Condition problems run amok with this issue. This is the one souvenir sheet that cannot be handled with tongs, because even careful handling with tongs leaves imperfections across the face of the sheet. It is easy for the gum to bear inclusions or carry trace soiling. Collectors check to make sure that the corner tips are sharp.
A nice Mei Lan Fang souvenir sheet sold in 2006 for $4,000, while today it would bring $16,000.
Many of the souvenir sheets of 1978 and 1979 were issued in quantities of 100,000. I’ve read that perhaps 30 percent of the mintage was used for first-day covers. If every one of the remaining sheets was still available, how many would be perfect today? Would 70,000 satisfy the demand? That’s why these items are priced the way they are.
An iconic Chinese issue is the 1980 8-fen Monkey New Year stamp (Scott 1586). Five million were issued, though vast quantities were used postally. This stamp, pictured in Figure 3, was distributed as a new issue in the United States. The 2006 retail was $195, while today it retails for $1,800.
And every collector wants a Monkey stamp.
As China builds its economy, its citizens will continue to buy its stamps, and PRC philately is very popular in the United States as well.
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blogEleanor Roosevelt said, “Great minds share ideas …,” and Linn’s is fortunate to have thoughtful leaders of the stamp hobby on its Editorial Advisory Board. Board members participated in a lively discussion of “The State of the Stamp Hobby” Aug. 21 at the American Philatelic Society Stampshow in Grand Rapids, Mich. Read More ›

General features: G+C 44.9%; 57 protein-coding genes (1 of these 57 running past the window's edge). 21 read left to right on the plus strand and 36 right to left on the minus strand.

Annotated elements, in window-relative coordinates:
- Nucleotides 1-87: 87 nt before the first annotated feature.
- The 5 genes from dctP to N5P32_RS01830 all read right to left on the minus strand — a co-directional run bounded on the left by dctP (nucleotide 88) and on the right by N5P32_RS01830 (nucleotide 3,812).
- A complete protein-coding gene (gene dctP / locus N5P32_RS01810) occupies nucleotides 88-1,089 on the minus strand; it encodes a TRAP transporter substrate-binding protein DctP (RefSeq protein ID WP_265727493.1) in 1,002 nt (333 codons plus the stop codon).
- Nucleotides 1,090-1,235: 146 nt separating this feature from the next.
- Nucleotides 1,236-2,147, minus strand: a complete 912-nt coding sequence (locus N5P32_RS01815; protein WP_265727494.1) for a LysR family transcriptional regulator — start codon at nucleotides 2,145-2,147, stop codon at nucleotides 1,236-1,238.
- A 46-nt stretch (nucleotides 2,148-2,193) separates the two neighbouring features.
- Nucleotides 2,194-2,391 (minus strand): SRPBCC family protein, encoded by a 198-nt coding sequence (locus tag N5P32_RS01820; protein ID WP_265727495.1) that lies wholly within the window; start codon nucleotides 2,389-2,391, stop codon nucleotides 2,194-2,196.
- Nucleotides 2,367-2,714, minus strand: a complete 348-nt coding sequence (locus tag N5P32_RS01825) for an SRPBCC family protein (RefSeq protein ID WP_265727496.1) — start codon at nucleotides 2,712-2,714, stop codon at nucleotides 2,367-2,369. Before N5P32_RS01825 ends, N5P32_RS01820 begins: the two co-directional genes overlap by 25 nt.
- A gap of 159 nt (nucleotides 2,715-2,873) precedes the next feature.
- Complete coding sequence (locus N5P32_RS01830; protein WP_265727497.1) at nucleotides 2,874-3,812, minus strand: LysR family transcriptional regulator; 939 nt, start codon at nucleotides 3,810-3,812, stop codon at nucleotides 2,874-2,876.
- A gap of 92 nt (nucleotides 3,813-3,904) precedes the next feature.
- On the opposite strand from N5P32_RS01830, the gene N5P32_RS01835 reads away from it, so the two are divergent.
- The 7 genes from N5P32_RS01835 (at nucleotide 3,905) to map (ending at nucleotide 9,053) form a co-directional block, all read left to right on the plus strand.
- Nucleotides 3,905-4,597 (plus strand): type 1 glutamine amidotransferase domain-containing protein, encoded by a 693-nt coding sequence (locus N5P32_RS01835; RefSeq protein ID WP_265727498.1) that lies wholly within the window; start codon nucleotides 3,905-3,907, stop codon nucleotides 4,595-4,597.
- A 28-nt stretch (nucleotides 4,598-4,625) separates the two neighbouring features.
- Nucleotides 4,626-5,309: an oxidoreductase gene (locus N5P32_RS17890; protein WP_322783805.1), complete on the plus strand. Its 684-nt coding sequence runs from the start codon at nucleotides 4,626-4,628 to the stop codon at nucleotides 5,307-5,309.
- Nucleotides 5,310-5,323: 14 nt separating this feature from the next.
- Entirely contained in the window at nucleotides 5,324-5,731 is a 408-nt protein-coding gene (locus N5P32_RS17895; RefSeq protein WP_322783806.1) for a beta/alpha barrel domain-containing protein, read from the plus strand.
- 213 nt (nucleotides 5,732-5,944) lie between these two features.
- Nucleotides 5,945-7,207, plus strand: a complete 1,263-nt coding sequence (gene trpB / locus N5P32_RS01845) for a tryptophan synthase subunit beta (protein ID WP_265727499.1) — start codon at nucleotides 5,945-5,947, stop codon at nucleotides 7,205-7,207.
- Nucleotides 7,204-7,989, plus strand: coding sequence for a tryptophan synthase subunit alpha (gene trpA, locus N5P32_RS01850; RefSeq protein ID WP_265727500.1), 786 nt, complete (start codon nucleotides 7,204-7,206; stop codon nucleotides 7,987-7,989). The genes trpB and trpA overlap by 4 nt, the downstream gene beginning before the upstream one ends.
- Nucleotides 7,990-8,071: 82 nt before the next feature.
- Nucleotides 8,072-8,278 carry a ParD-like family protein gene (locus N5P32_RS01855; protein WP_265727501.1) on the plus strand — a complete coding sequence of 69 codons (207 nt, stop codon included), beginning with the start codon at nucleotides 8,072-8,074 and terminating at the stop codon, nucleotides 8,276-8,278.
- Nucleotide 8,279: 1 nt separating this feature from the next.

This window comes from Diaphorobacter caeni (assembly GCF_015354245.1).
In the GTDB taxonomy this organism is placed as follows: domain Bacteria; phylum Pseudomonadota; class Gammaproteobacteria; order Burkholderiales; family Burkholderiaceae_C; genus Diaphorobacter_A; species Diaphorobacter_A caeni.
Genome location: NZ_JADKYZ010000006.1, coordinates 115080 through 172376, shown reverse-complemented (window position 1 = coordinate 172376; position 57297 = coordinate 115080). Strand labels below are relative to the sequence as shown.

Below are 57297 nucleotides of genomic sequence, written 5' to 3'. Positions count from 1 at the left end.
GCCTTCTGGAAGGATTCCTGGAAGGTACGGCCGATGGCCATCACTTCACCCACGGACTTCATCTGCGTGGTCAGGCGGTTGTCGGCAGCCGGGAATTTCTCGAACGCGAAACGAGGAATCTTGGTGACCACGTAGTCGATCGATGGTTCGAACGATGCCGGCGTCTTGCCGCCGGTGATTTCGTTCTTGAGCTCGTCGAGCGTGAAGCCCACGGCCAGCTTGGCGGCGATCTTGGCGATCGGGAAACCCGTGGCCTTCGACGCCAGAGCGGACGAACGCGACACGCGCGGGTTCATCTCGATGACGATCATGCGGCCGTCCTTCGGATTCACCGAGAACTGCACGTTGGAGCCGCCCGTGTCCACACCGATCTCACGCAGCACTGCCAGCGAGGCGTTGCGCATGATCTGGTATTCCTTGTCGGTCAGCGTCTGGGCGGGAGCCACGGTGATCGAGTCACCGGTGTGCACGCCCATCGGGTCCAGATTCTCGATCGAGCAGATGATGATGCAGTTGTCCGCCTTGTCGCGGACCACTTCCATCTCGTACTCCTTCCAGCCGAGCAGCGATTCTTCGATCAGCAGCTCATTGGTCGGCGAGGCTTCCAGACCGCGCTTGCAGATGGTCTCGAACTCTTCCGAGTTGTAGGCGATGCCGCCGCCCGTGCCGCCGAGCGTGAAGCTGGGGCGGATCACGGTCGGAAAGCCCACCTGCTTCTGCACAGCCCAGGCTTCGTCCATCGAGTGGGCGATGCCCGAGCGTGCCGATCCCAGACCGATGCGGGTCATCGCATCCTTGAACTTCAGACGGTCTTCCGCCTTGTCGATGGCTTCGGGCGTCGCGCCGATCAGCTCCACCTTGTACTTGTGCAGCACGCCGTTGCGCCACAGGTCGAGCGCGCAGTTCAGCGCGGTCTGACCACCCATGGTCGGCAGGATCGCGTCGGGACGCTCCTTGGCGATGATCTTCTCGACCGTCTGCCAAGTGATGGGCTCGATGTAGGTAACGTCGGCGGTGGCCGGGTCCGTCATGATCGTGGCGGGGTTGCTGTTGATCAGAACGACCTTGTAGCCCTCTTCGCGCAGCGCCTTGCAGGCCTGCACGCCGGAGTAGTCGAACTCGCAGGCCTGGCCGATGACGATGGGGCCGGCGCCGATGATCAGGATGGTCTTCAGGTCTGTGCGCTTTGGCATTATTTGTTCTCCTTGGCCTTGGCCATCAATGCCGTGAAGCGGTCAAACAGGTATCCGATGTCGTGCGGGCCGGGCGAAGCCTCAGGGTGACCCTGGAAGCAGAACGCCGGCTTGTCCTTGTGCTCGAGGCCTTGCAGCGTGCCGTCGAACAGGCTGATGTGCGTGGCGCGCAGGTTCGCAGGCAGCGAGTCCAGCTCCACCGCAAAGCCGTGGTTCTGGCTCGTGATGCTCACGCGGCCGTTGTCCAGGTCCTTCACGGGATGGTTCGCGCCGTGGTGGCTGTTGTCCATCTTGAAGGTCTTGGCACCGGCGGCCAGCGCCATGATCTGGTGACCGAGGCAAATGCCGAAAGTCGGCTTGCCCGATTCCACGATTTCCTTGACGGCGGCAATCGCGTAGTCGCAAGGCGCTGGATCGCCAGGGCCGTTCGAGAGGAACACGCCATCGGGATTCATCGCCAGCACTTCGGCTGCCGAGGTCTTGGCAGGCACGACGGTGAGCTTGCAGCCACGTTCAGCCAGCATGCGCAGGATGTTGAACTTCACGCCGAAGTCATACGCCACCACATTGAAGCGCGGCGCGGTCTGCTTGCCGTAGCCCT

Watch as Scott catalog senior editor Marty Marty Frankevicz discusses the controversy in Canada over increasing postage rates, the elimination of home mail delivery and the erecting of cluster boxes.
Watch as Linn’s associate editor Michael Baadke discusses happenings at the recent APS Stampshow from the show floor.
Watch as Linn's/Scott editorial director Donna Houseman discusses the early release of the new U.S. Elvis stamp, the possibility of a Peanuts stamp and Linn's at the upcoming APS Stampshow.
Watch as Linn’s Stamp News managing editor Chad Snee discusses highlights of Robert A. Siegel Auction Rarities Week sales in late June, and reports that the 49¢ price for a first-class United States stamp will remain in effect until April.
It is always a treat to get to see stamp dealers’ own collections.
In the recently concluded Linn’s United States Stamp Popularity Poll, the Circus Posters set of eight stamps was chosen as the overall favorite issue of 2014.
Dispersal of the splendid Daniel B. Curtis collection continued March 25, with Robert A. Siegel Auction Galleries gaveling items from United States back-of-the-book and possessions.
The 175th anniversary of the first postage stamp, Great Britain's Penny Black, is May 6, but the stamp was placed on sale May 1, 1840, for mailers to use beginning on May 6, the designated issue date.